Weyes Blood The Innocents

[Mexican Summer; 2014]

Styles: deceptive complexity, early music echoes, dawn, dusk, summer into winter
Others: Cate Le Bon, Perfume Genius, Julia Holter, Seaven Teares

The gravitas, the seeming archaic ambiance of Weyes Blood’s new album does not originate in the (hypnotic, engaging, full) voice of Natalie Mering or some innate old-fashionedness, as one may be first inclined to guess. In an interview, Mering cites early music as an essential influence, mentioning in particular Bach’s ideal of the perfect fifth. Listening to The Innocents with this presence-of-history in mind, all doubts as to the “sincerity” of such old sounds fall into the realm of irrelevance.

And then the comparisons pour in. Something in her voice calls to mind Angel Olsen! That guitar line echoes a Joanna Newsom harp line! The harmonies and design of this or that track are reminiscent of Julia Holter! Cate Le Bon sings from the same deep cave! The piano melancholia and brief electronic distortions of “Some Winters” carry with them the aroma of Perfume Genius! And on and on. Fuck those comparisons. Sweep them aside. Context is important and history is magnetic from afar, but Weyes Blood knows this and sings past it all. Aside from that pull toward early music’s crystalline starkness, these are all just knee-jerk attempts at situating oneself against a really visionary work.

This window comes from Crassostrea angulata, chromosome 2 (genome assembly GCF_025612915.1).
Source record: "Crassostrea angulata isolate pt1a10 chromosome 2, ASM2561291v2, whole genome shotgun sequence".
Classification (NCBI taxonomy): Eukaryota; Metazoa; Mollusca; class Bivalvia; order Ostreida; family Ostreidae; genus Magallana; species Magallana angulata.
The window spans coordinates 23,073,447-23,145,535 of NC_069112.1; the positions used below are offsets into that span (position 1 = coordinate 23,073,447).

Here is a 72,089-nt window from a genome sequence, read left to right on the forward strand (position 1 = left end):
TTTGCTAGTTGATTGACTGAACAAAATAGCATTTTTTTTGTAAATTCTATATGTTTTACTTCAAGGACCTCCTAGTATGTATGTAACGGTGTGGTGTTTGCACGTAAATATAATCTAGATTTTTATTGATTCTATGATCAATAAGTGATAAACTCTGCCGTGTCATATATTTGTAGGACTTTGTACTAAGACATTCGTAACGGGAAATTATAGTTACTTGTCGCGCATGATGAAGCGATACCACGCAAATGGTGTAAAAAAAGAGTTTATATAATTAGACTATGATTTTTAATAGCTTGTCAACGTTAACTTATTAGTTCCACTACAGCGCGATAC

That awkward transition from verse to chorus in “Hang On” should never, never work, but the song is infinitely more compelling for that risk. Another risk: if a listener weren’t paying attention, she might miss the presence of the multitude of strange, often electronic artifacts swimming around the album’s rather earthy songs. “Land of Broken Dreams” hosts, quietly, behind its huge sweeps of regal melody, the drips, drops, taps, and bubbling-ups of a tidal id. These echoes might bring early dub experiments to mind were the song not so absolutely alien to that genre.

The Innocents is not at all without easy-to-recognize sources of inspiration, but the songs, you idiots, the songs! If you think you’ve heard songs more successful at melodrama and heavy mood than “Bad Magic” or more successful at the naked, perennial mode of “pure beauty” than “Requiem For Forgiveness,” I want you to forget them, because you are kidding yourself.

Would Bach be proud? Who cares? Heaven in music.

Links: Weyes Blood - Mexican Summer

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